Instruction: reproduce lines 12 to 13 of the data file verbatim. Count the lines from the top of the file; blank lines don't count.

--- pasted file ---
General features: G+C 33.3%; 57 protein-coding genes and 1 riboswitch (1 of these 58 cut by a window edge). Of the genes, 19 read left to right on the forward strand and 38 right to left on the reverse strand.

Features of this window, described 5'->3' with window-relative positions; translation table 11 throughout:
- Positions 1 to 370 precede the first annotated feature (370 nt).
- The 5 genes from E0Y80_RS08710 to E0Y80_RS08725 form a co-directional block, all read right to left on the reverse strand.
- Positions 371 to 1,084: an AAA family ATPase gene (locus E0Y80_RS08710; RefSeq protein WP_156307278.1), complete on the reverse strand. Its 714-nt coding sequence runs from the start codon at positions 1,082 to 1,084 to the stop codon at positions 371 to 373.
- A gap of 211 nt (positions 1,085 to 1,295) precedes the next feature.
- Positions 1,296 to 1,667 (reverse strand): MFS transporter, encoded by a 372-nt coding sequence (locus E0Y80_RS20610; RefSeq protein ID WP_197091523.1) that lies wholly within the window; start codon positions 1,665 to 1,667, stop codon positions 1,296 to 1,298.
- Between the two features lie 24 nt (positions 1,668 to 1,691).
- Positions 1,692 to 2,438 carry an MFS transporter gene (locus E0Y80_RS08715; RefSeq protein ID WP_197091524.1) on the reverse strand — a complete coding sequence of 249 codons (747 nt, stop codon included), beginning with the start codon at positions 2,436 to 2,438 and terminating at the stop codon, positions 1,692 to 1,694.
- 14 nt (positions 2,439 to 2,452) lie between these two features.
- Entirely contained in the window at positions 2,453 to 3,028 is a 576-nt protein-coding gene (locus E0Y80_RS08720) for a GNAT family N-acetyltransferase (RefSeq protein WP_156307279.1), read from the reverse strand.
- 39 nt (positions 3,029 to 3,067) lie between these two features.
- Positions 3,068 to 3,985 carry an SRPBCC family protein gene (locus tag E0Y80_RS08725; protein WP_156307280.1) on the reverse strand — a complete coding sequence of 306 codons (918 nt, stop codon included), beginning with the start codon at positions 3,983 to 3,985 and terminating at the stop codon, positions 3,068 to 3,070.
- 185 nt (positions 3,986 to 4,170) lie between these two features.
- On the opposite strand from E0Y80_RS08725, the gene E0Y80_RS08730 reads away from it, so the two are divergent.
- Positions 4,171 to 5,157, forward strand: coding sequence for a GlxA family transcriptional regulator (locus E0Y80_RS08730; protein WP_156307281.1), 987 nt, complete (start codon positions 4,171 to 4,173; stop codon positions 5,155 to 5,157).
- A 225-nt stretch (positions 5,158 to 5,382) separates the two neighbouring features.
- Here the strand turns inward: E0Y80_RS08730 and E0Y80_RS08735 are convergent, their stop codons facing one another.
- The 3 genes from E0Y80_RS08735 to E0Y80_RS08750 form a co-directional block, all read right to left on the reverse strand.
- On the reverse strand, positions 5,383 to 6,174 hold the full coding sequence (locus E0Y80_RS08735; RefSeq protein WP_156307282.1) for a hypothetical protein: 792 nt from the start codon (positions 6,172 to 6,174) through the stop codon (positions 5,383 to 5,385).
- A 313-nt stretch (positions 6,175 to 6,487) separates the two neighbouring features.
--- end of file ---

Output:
- 39 nt (positions 3,029 to 3,067) lie between these two features.
- Positions 3,068 to 3,985 carry an SRPBCC family protein gene (locus tag E0Y80_RS08725; protein WP_156307280.1) on the reverse strand — a complete coding sequence of 306 codons (918 nt, stop codon included), beginning with the start codon at positions 3,983 to 3,985 and terminating at the stop codon, positions 3,068 to 3,070.